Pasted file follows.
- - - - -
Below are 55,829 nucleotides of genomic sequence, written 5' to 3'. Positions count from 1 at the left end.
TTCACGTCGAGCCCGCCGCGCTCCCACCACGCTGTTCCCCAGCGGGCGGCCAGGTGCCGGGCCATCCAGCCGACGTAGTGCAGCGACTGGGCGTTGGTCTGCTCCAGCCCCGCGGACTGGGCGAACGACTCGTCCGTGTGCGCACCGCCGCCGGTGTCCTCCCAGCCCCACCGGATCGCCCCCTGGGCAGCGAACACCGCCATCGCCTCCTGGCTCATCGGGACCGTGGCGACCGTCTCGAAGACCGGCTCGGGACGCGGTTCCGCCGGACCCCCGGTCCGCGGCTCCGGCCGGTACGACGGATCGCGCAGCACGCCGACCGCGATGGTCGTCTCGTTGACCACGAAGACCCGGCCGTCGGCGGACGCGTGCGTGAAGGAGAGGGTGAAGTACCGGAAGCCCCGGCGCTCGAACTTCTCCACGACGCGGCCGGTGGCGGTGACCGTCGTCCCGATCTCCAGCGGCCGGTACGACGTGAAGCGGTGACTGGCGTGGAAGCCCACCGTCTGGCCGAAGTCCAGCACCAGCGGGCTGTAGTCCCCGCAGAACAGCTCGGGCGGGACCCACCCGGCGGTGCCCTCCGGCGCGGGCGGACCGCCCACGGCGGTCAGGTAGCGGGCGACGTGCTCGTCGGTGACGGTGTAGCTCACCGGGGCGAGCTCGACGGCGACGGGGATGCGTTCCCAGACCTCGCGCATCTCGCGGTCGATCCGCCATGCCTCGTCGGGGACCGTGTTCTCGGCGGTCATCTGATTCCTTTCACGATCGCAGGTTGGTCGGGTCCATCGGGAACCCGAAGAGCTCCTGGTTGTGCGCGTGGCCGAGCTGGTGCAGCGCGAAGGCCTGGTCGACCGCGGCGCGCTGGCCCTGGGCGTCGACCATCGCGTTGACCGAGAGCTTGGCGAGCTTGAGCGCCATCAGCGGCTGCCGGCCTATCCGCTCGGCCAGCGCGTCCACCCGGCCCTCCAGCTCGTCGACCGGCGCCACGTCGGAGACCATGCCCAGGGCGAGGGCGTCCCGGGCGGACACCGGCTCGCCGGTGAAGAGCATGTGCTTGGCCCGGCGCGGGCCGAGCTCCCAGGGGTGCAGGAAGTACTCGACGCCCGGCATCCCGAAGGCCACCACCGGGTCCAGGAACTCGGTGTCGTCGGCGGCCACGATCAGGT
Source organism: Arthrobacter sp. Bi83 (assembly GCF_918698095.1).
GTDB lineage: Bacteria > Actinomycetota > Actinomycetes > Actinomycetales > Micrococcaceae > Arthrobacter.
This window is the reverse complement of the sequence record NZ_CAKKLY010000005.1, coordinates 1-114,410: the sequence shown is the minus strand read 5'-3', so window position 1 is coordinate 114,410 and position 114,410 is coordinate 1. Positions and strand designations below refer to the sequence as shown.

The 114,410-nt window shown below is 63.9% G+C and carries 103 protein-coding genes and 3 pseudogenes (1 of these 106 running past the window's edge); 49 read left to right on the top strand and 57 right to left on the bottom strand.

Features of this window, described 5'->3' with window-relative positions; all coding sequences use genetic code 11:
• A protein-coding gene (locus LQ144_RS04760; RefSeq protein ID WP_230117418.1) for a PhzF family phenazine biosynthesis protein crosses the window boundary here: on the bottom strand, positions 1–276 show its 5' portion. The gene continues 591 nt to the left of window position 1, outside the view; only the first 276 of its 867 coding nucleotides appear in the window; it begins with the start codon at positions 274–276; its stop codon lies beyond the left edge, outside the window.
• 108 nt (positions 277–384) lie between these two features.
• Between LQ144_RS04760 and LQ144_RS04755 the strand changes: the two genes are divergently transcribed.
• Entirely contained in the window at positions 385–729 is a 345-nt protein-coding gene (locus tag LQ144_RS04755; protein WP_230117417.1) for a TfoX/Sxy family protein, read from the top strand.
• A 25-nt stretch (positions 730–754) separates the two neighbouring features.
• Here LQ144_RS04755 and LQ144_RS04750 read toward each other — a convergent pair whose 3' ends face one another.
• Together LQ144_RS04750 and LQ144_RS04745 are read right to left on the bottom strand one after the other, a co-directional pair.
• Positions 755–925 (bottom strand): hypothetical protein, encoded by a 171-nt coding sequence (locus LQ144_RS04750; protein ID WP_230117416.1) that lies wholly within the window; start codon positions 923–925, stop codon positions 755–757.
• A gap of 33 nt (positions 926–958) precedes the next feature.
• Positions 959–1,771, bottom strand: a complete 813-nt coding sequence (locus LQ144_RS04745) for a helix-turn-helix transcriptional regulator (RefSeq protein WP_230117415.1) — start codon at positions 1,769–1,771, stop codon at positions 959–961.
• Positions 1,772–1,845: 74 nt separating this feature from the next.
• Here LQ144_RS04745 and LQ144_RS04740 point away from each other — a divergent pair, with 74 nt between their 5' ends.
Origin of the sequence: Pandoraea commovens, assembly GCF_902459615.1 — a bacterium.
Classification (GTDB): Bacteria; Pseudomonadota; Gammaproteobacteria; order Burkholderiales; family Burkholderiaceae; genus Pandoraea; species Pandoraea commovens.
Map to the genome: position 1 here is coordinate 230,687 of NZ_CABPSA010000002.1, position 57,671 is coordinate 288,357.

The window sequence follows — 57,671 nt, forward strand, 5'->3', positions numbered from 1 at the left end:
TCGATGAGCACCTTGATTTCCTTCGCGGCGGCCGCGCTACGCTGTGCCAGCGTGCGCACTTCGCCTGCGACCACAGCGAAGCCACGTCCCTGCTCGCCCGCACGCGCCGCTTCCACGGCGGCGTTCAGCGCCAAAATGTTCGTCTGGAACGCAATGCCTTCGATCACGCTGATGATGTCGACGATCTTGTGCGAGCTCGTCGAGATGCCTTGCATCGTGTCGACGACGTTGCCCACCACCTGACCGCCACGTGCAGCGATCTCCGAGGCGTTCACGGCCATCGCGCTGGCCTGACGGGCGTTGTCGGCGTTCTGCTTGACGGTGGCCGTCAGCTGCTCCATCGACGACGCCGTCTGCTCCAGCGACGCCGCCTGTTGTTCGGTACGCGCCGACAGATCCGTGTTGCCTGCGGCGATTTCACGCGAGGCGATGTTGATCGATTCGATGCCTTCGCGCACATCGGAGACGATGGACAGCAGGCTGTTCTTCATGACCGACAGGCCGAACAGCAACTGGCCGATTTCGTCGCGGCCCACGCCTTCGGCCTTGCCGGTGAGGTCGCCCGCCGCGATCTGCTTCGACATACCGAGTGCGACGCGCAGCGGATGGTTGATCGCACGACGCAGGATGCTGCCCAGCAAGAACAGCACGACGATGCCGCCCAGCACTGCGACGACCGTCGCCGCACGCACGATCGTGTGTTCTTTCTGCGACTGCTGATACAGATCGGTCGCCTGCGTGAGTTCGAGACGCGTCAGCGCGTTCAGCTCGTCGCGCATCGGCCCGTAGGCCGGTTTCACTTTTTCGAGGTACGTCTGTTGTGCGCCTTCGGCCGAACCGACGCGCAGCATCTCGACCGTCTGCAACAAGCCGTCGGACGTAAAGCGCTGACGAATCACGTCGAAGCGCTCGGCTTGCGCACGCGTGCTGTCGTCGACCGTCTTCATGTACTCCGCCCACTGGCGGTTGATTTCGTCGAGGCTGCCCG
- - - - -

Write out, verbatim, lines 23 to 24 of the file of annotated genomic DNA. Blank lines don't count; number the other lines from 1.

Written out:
The window sequence follows — 57,671 nt, forward strand, 5'->3', positions numbered from 1 at the left end:
TCGATGAGCACCTTGATTTCCTTCGCGGCGGCCGCGCTACGCTGTGCCAGCGTGCGCACTTCGCCTGCGACCACAGCGAAGCCACGTCCCTGCTCGCCCGCACGCGCCGCTTCCACGGCGGCGTTCAGCGCCAAAATGTTCGTCTGGAACGCAATGCCTTCGATCACGCTGATGATGTCGACGATCTTGTGCGAGCTCGTCGAGATGCCTTGCATCGTGTCGACGACGTTGCCCACCACCTGACCGCCACGTGCAGCGATCTCCGAGGCGTTCACGGCCATCGCGCTGGCCTGACGGGCGTTGTCGGCGTTCTGCTTGACGGTGGCCGTCAGCTGCTCCATCGACGACGCCGTCTGCTCCAGCGACGCCGCCTGTTGTTCGGTACGCGCCGACAGATCCGTGTTGCCTGCGGCGATTTCACGCGAGGCGATGTTGATCGATTCGATGCCTTCGCGCACATCGGAGACGATGGACAGCAGGCTGTTCTTCATGACCGACAGGCCGAACAGCAACTGGCCGATTTCGTCGCGGCCCACGCCTTCGGCCTTGCCGGTGAGGTCGCCCGCCGCGATCTGCTTCGACATACCGAGTGCGACGCGCAGCGGATGGTTGATCGCACGACGCAGGATGCTGCCCAGCAAGAACAGCACGACGATGCCGCCCAGCACTGCGACGACCGTCGCCGCACGCACGATCGTGTGTTCTTTCTGCGACTGCTGATACAGATCGGTCGCCTGCGTGAGTTCGAGACGCGTCAGCGCGTTCAGCTCGTCGCGCATCGGCCCGTAGGCCGGTTTCACTTTTTCGAGGTACGTCTGTTGTGCGCCTTCGGCCGAACCGACGCGCAGCATCTCGACCGTCTGCAACAAGCCGTCGGACGTAAAGCGCTGACGAATCACGTCGAAGCGCTCGGCTTGCGCACGCGTGCTGTCGTCGACCGTCTTCATGTACTCCGCCCACTGGCGGTTGATTTCGTCGAGGCTGCCCG